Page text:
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Zojirushi EC-DAC50 Zutto 5-Cup Drip Coffeemaker
|Price:||$65.99 & FREE Shipping. Details|
|You Save:||$22.01 (25%)|
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- 650-watt drip coffeemaker brews up to 5 cups of coffee
- Filter cone sits inside decanter making it more compact and easier to use
- Concealed, removable water reservoir; automatic keep-warm function
- Replaceable water filter; measuring spoon and user manual included
- Measures 6 by 8-7/8 by 10-5/8 inches; 1-year limited warranty
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From the manufacturer
ZUTTO Coffee Maker EC-DAC50
The ZUTTO Coffee Maker features a removable water tank and water filter that lasts up to 2 years under normal use for clean operation. It brews up to 5 cups of coffee and features automatic keep warm.
With Charcoal Water Filter
Purifies water for better-tasting coffee and lasts up to 2 years under normal use.
Sleek, Compact Design
The cone basket is designed to be housed within the glass carafe, keeping the unit compact.
- Convenient 5 cup size
- Removable water tank
- Compact design
- Charcoal water filter lasts up to 2 years under normal use
- Automatic keep warm
- cULus listed
- Instruction manual in English, Traditional Chinese and Korean
Zojirushi Corporation began operation more than 90 years ago with the launch of its first glass-lined vacuum bottle - setting an industry standard for new vacuum insulation technology in an everyday household product and firmly establishing itself as a company which uses cutting edge technology to bring comfort, ease, vitality and affluence into the lives of its customers worldwide.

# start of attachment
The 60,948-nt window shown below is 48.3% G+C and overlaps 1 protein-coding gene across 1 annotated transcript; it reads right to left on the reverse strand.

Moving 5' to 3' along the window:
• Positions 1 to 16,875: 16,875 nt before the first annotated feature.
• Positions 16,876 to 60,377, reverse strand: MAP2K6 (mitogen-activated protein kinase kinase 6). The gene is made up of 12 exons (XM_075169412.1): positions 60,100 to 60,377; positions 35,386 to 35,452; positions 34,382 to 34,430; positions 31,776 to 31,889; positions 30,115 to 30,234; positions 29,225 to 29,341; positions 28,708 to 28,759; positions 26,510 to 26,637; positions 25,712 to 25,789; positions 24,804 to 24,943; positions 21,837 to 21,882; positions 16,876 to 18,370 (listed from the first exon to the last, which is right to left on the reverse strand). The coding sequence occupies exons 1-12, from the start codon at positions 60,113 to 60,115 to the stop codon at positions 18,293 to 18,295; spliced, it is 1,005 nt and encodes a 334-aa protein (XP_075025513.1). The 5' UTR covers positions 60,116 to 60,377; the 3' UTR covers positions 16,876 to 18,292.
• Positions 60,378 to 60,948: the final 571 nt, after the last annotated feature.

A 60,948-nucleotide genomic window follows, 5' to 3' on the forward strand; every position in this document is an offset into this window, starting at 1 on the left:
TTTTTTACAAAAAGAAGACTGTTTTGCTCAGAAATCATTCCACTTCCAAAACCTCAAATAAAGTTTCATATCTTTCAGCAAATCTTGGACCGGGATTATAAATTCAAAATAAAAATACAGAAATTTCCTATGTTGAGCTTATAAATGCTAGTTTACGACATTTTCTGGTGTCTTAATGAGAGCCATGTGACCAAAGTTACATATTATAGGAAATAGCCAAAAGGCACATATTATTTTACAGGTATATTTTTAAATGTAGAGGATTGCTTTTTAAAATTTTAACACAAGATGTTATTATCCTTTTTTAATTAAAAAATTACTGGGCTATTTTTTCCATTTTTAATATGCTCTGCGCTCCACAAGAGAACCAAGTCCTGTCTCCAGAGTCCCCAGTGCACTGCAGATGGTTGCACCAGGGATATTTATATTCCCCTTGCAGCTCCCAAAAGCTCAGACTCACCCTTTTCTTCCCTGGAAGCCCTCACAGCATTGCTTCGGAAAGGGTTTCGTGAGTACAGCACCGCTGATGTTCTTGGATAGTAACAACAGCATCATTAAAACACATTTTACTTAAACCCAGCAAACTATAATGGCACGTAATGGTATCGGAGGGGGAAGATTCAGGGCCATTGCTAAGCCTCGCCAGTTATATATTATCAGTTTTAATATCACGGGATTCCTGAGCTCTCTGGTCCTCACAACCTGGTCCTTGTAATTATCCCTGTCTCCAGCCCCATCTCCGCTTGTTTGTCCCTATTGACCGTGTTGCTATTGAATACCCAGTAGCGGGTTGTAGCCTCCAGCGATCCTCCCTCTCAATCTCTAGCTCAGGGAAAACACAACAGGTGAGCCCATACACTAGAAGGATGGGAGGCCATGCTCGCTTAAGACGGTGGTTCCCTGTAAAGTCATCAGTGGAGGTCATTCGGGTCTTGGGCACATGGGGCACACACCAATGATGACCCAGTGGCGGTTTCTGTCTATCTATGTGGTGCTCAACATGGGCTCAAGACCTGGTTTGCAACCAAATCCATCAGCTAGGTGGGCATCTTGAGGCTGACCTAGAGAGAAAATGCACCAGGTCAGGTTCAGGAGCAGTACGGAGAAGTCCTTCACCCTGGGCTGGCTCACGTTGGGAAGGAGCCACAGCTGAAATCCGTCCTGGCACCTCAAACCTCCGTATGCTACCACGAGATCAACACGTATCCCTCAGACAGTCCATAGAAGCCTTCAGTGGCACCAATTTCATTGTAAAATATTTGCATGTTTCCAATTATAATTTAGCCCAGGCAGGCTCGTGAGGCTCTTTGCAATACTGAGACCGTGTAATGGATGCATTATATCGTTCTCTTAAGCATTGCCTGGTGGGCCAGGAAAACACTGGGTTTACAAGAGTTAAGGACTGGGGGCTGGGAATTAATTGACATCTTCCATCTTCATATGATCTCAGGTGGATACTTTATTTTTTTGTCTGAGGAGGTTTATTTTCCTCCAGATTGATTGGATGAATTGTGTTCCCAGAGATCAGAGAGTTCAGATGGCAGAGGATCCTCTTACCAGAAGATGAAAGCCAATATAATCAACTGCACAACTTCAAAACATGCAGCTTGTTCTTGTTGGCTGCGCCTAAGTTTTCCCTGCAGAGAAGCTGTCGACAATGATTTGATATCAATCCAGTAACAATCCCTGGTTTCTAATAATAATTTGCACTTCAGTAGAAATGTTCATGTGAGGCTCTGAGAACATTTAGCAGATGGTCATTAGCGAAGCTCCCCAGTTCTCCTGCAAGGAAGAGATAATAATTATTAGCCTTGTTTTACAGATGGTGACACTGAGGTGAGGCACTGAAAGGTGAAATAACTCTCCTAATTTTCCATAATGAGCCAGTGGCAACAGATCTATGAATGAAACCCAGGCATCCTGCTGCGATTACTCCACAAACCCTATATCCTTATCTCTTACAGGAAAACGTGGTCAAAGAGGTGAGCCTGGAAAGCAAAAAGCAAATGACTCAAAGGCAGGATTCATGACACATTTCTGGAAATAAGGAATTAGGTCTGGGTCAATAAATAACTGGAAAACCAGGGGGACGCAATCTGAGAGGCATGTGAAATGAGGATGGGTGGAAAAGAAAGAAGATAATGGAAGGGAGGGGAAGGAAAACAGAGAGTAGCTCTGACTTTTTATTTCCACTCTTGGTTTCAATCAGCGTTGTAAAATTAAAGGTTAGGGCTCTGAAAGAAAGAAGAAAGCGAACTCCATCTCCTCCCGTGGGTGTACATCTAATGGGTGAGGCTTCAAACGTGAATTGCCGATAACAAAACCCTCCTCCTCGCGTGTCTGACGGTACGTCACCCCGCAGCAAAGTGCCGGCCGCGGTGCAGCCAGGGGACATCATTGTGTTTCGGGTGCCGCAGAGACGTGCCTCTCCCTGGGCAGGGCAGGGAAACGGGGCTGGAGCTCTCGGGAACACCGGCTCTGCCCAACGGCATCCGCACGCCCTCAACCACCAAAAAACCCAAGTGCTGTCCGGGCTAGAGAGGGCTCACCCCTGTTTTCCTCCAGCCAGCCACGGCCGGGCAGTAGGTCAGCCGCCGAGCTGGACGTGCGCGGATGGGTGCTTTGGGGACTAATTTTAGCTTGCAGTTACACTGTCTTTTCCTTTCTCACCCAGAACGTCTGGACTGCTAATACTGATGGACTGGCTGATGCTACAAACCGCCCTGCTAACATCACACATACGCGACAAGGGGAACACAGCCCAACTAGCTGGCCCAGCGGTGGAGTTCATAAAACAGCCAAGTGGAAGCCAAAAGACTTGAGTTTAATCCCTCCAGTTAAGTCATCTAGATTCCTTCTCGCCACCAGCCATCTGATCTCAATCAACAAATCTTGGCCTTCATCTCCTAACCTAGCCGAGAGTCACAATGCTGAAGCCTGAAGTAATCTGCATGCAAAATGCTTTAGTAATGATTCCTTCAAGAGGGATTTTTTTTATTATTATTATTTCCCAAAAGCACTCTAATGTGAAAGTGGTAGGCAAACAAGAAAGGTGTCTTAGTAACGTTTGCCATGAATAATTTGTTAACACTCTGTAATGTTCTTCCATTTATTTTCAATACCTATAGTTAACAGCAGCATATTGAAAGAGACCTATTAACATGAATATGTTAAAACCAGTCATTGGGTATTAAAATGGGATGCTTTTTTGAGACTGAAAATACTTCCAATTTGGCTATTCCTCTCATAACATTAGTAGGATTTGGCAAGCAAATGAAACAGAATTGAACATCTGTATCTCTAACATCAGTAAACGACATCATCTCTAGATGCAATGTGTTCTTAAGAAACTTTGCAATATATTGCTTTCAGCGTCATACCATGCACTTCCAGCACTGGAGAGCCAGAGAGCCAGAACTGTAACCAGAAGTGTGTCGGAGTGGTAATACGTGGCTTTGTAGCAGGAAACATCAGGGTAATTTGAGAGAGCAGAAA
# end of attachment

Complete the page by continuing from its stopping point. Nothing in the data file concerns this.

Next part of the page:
Zojirushi is dedicated to offering a new generation of products that exemplify ease, affluence and style in its three main business areas: Cooking appliances, food and beverage preservation and amenities for both home and industry. It will continue to offer attractive products that cater to modern needs based on its guiding philosophy - to improve customers' quality of life through innovative technology - into the 21st Century and beyond.
|ZUTTO Coffee Maker EC-DAC50||Fresh Brew Plus Thermal Carafe Coffee Maker EC-YSC100||Fresh Brew Plus Coffee Maker EC-YGC120|
|Capacity||5 cups / 0.675 liter||10 cups / 1.5 liters||12 cups / 1.8 liters|
|Dimensions (W x D x H)||8-7/8 x 6 x 10-3/4 inches||10-5/8 x 8 x 14-7/8 inches||11-1/8 x 8 x 14-7/8|
|Electrical Rating||120 volts / 650 watts||120 volts / 1,200 watts||120 volts / 1,320 watts|
|Carafe (not interchangeable between different models)||Glass Carafe||Stainless Steel Vacuum Insulated Carafe||Glass Carafe|
|Removable Water Tank||✓||✓||✓|
|Filter Type||Cone-Type Filter||Basket-Type Filter||Basket-Type Filter|
|Clean Light Alert||✓||✓|
Compare to similar items
This item Zojirushi EC-DAC50 Zutto 5-Cup Drip Coffeemaker
|Price||$65.99||See price in cart||$34.95||$19.99||$149.98||$50.93|
|Shipping||FREE Shipping||FREE Shipping||FREE Shipping||FREE Shipping||FREE Shipping||FREE Shipping|
|Sold By||Amazon.com||GenCoDeals||Amazon.com||Amazon.com||Amazon.com||ORIDURU from JAPAN|